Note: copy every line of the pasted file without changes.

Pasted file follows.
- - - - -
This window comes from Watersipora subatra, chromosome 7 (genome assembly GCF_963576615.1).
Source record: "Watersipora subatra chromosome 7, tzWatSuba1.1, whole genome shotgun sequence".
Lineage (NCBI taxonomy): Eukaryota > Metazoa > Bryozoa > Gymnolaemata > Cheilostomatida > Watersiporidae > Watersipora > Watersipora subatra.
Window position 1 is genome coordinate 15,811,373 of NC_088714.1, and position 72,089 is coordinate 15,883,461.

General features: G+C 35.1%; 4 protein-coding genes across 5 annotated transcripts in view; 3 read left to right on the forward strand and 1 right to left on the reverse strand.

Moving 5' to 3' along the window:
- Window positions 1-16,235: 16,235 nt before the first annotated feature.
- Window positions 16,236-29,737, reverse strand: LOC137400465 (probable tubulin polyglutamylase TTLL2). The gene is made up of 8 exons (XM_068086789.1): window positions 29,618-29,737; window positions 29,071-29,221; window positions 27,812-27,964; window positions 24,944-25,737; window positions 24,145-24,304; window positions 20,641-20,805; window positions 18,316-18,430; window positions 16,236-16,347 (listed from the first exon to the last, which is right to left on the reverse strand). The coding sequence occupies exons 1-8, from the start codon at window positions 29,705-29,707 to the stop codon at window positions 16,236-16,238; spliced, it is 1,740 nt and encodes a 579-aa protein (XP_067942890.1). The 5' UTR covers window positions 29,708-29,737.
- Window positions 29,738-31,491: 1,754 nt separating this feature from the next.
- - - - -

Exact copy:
This window comes from Watersipora subatra, chromosome 7 (genome assembly GCF_963576615.1).
Source record: "Watersipora subatra chromosome 7, tzWatSuba1.1, whole genome shotgun sequence".
Lineage (NCBI taxonomy): Eukaryota > Metazoa > Bryozoa > Gymnolaemata > Cheilostomatida > Watersiporidae > Watersipora > Watersipora subatra.
Window position 1 is genome coordinate 15,811,373 of NC_088714.1, and position 72,089 is coordinate 15,883,461.

General features: G+C 35.1%; 4 protein-coding genes across 5 annotated transcripts in view; 3 read left to right on the forward strand and 1 right to left on the reverse strand.

Moving 5' to 3' along the window:
- Window positions 1-16,235: 16,235 nt before the first annotated feature.
- Window positions 16,236-29,737, reverse strand: LOC137400465 (probable tubulin polyglutamylase TTLL2). The gene is made up of 8 exons (XM_068086789.1): window positions 29,618-29,737; window positions 29,071-29,221; window positions 27,812-27,964; window positions 24,944-25,737; window positions 24,145-24,304; window positions 20,641-20,805; window positions 18,316-18,430; window positions 16,236-16,347 (listed from the first exon to the last, which is right to left on the reverse strand). The coding sequence occupies exons 1-8, from the start codon at window positions 29,705-29,707 to the stop codon at window positions 16,236-16,238; spliced, it is 1,740 nt and encodes a 579-aa protein (XP_067942890.1). The 5' UTR covers window positions 29,708-29,737.
- Window positions 29,738-31,491: 1,754 nt separating this feature from the next.